Since the approval of Gardasil in Canada in 2006, there has been a dramatic decline in HPV prevalence. However, cervical cancer is still a problem. Approximately 1,550 Canadian women will be diagnosed with cervical cancer each year, and an estimated 400 will die from it. The vaccination status for Canadians is sitting at approximately 56 per cent, which is well below the target (more than 85 per cent).

Over the course of his career, Frazer has had the rare opportunity to see vaccine development through basic science, clinical trials and global application. During this year’s CSM Symposium, he’ll speak about his work on the Gardasil vaccine, as well as recent research taking place in his lab.

For more information on Dr. Frazer, check out the recent biography by Madonna King: Ian Frazer: The Man Who Saved a Million Lives.

 

Catherine Hankins, MD, PhD, FRCPC
Deputy Director, Amsterdam Institute for Global Health and Development, Netherlands

University of Calgary alum Dr. Catherine Hankins was Chief Scientific Adviser to UNAIDS in Geneva during 2002-2012. She led the scientific knowledge translation team focused on ensuring ethical and participatory biomedical HIV prevention trial conduct, convening mathematical modelling teams, and supporting country implementation of proven biomedical HIV prevention modalities. Currently, she chairs the Scientific Advisory Committee of the European and Developing Countries Clinical Trials Partnership and the Scientific Advisory Group of the USA National Institutes of Health HIV Prevention Trials Network. She is a Good Participatory Practice (GPP) Advisory Committee member for the USAID-funded Coalition to Accelerate and Support Prevention Research (CASPR).

Previously, she was principal investigator of ‘The Canadian Women’s HIV Study’, research involving prisoners and people who inject drugs, and population-based epidemiological studies. Her current scientific interests include implementation science, novel biomedical HIV prevention, women and HIV, and participatory research conduct.

 

Miguel A. Nicolelis, MD, PhD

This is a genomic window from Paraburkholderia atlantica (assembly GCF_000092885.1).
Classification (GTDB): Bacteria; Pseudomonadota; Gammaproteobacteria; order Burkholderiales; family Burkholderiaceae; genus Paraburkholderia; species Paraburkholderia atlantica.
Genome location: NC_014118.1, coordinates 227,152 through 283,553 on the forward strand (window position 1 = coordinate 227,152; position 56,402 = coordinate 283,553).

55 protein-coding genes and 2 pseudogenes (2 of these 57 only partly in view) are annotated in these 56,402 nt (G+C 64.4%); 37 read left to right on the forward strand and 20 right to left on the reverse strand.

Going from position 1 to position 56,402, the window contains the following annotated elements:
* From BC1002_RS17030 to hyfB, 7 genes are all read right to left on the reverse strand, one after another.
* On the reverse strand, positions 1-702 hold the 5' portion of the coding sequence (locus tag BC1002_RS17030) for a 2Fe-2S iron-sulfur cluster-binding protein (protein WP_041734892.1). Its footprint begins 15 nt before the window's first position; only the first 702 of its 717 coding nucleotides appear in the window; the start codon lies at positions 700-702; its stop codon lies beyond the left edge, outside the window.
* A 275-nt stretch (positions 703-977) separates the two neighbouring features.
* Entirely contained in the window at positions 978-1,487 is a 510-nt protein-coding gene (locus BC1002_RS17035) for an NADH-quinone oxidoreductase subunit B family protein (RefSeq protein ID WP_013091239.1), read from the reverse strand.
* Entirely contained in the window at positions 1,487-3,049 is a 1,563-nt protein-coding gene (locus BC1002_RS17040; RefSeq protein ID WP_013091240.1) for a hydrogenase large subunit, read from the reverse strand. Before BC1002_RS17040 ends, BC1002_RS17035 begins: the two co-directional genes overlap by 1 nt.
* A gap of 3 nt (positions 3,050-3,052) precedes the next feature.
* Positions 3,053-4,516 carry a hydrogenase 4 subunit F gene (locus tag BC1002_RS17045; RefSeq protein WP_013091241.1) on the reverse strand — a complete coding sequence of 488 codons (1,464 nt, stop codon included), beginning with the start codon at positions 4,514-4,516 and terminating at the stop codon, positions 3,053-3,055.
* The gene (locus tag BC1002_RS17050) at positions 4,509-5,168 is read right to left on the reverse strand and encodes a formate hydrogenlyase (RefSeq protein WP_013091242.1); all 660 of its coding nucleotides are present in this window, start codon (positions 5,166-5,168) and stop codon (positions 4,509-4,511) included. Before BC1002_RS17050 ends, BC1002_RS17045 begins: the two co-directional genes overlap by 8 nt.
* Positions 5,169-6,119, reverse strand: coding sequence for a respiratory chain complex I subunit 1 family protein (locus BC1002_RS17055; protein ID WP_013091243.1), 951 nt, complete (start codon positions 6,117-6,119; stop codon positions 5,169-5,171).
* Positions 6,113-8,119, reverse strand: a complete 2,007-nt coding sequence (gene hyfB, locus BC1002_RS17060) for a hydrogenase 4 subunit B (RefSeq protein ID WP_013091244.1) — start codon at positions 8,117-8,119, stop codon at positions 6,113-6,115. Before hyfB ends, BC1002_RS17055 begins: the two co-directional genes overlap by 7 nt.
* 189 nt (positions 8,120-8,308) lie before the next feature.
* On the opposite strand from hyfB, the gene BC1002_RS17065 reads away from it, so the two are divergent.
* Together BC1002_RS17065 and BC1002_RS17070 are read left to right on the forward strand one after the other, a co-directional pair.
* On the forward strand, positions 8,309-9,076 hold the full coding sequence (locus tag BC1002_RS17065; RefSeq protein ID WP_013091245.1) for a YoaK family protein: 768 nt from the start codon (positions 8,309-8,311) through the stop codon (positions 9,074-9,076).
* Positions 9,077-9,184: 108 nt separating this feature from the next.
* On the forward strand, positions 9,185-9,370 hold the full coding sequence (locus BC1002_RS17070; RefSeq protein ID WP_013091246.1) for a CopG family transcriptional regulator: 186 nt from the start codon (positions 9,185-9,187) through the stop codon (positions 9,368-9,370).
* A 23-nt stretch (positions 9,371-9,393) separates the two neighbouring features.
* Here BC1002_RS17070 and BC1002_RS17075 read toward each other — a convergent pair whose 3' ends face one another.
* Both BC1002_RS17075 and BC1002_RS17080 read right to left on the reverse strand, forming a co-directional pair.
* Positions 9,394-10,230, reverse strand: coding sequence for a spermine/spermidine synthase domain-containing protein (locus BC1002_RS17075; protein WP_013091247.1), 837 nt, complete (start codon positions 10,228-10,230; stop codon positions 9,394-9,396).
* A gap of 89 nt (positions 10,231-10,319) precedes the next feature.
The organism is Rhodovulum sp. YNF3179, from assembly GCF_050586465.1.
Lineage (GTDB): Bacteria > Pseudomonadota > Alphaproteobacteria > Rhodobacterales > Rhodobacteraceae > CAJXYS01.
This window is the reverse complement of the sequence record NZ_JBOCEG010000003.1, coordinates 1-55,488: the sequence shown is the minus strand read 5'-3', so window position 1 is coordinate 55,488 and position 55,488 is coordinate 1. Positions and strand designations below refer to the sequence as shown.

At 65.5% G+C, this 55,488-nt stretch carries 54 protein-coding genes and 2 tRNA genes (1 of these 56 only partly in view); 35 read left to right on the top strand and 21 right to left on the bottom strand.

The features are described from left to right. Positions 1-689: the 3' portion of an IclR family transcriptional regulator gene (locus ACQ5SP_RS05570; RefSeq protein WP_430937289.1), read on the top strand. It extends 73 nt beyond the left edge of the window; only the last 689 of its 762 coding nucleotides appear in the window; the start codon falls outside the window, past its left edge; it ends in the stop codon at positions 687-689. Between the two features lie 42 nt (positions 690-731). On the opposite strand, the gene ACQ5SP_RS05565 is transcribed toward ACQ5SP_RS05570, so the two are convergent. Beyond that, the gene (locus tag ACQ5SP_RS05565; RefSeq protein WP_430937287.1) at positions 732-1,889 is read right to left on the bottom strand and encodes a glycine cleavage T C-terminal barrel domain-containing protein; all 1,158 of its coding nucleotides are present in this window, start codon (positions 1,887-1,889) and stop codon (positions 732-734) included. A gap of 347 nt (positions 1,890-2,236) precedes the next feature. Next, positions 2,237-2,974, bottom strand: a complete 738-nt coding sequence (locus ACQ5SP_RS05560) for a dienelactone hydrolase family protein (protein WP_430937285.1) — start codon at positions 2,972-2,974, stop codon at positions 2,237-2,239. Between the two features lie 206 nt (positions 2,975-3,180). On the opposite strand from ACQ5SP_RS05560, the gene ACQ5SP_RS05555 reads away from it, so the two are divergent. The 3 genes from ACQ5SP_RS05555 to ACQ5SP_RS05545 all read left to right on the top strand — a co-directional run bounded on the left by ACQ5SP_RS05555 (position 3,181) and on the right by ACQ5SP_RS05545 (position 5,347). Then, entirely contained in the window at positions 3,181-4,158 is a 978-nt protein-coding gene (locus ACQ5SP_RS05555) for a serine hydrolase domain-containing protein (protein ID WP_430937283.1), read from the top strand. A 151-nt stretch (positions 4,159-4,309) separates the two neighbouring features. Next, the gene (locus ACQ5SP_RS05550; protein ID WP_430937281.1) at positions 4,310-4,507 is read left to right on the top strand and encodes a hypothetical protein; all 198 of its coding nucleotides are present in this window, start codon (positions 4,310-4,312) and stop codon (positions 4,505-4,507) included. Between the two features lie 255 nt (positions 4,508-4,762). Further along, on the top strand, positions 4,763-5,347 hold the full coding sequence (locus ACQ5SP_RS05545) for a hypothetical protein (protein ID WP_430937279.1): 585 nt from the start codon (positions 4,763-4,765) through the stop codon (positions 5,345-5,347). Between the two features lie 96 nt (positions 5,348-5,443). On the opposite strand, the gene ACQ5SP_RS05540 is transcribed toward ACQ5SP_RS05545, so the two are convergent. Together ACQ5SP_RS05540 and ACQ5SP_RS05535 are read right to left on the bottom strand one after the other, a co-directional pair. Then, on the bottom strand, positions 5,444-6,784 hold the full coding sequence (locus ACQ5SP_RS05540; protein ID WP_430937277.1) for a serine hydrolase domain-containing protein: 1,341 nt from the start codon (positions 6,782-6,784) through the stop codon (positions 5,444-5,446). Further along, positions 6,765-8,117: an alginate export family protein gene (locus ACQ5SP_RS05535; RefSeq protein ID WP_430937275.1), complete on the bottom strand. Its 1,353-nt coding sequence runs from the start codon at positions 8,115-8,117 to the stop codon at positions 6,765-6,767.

Professor, Duke University, USA

Linking brains to machines: from basic science to neurological neurorehabilitation

By Nicole Orsi Barioni

As one of today’s most influential neuroscientists, Dr. Miguel Nicolelis believes that what he does isn’t rocket science; it’s just brain research. To him, he has simply followed his grandmother’s advice.

“The impossible is just the possible that someone has not put enough effort into making come true,” she used to say.

Born and raised in Brazil, Nicolelis is a distinguished professor of neuroscience at the Duke School of Medicine in Durham, North Carolina. He defines himself as a “storm chaser.” Neurons in our brain communicate and generate electrical signals, which, when recorded, sound like rain storms. Therefore, he listens to what he calls “brain symphonies” and tries to extract the messages they carry. This led him to create a new neurophysiological method, known today as the brain-machine interface (BMI).

Nicolelis had an idea to combine his passions for soccer and science. In January 2008, he made it possible to control a robot in Japan. This kick-started the BMI that six years later allowed a paraplegic person to deliver the kick-off at the 2014 FIFA World Cup opening in Brazil.

In addition to his pioneering research, Nicolelis funded the Walk Again Project — an international association of scientists and engineers who’re dedicated to developing an exoskeleton device to support severely paralyzed patients into recovering their full body motor abilities.